U.S. reports brain injury after 'sound' incident in China

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The U.S. Embassy in China issued a health alert on Wednesday after a U.S. government employee experienced an "abnormal" sound and suffered a mild brain injury - in an incident reminiscent of a mysterious illness that hit diplomats in Cuba.

A spokesperson at the U.S. Embassy in Beijing confirmed to CBS News that from late 2017 through April 2018, a U.S. government employee assigned to the Guangzhou Consulate reported "a variety of physical symptoms".

On Wednesday, a U.S. diplomat in China reported "abnormal" sensations of sound and pressure, which prompted the USA government to start looking into the incident.

The State Department said in its Wednesday statement that anyone who experienced "unusual acute auditory or sensory phenomena" while in China should move away from the source of the noise.

In an alert e-mailed to USA citizens in China, the embassy said that it does not know what caused the symptoms or of any similar situations in the country.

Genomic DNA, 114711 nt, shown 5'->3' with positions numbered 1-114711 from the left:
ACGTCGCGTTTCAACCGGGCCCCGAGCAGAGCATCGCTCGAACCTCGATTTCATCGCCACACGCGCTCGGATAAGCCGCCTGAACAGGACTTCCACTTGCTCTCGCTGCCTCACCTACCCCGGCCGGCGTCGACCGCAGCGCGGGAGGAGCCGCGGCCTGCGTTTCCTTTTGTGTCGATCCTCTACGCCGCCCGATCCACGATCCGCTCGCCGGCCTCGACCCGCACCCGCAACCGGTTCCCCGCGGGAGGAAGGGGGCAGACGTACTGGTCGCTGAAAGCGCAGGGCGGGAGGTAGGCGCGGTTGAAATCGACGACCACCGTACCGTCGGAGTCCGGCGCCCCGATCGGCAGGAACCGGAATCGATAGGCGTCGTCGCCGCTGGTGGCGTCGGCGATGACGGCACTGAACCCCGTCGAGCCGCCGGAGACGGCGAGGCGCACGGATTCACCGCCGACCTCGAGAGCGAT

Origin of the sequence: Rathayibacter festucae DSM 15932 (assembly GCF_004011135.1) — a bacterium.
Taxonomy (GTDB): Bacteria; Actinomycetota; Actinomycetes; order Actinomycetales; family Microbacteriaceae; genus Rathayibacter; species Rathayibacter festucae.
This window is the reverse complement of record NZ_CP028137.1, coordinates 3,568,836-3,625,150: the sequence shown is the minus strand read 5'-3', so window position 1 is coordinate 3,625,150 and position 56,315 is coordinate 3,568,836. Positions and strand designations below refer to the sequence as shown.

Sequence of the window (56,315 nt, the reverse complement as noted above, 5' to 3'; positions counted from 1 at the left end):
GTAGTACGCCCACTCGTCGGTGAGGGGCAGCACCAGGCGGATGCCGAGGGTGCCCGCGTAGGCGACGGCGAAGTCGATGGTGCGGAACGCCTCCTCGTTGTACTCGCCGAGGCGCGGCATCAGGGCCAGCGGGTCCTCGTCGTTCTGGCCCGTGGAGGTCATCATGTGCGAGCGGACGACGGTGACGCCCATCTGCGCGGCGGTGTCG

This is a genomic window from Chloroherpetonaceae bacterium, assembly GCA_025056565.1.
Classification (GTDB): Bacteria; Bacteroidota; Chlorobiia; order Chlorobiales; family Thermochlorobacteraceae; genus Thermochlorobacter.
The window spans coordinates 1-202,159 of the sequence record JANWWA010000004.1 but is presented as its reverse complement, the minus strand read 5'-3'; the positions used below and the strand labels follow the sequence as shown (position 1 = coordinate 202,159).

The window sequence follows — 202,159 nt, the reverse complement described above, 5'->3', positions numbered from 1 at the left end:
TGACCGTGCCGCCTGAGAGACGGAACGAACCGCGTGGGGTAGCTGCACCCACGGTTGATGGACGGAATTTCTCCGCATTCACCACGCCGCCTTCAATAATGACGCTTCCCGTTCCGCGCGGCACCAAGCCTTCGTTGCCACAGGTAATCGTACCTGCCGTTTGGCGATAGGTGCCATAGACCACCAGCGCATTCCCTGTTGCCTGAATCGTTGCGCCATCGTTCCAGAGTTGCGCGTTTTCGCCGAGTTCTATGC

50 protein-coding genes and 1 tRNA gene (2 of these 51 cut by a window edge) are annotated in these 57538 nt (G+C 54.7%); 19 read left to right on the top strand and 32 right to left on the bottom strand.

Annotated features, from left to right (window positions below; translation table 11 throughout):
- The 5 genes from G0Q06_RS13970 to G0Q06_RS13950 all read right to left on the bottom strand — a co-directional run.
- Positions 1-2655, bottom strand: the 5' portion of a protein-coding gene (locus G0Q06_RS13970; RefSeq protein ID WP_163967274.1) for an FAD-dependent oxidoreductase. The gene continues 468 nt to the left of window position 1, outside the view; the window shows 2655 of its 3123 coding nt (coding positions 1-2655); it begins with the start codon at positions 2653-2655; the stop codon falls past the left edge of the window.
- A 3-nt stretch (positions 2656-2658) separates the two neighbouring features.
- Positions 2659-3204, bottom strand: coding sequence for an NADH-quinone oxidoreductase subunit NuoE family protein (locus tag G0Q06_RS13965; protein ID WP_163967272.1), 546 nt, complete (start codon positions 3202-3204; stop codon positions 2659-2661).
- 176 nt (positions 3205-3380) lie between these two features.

The US Embassy in Beijing learned on May 18 that the clinical findings of the evaluation matched that of a "mild traumatic brain injury", an embassy spokeswoman told CNN.

It added that U.S. Secretary of State Mike Pompeo told lawmakers that the "sonic attack" in China was "medically similar" to the incidents in Cuba. Both the State Department and Chinese government are investigating the case, reports CNN; the employee began reporting symptoms late previous year, and no other American personnel are known to have experienced anything similar.

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China's Foreign Ministry and National Health Commission did not immediately respond to faxed questions about the report.

In November 2016, United States diplomatic staff in Cuba said they began to experience symptoms and were subsequently treated for hearing loss, dizziness, balance problems and insomnia, all of which occurred after their exposure to alleged acoustic attacks.

The State Department was taking the incident very seriously and working to determine the cause and impact, the embassy said.

In the Cuba incident previous year, 21 people fell sick with injuries including hearing loss, cognitive issues and sleep difficulties in what the State Department called an "attack".

Staff there reported symptoms including hearing loss, dizziness, fatigue and cognitive issues, though Cuban officials dismissed the idea of acoustic strikes as "science fiction" and accused Washington of slander.

The cause of those incidents remains unresolved.

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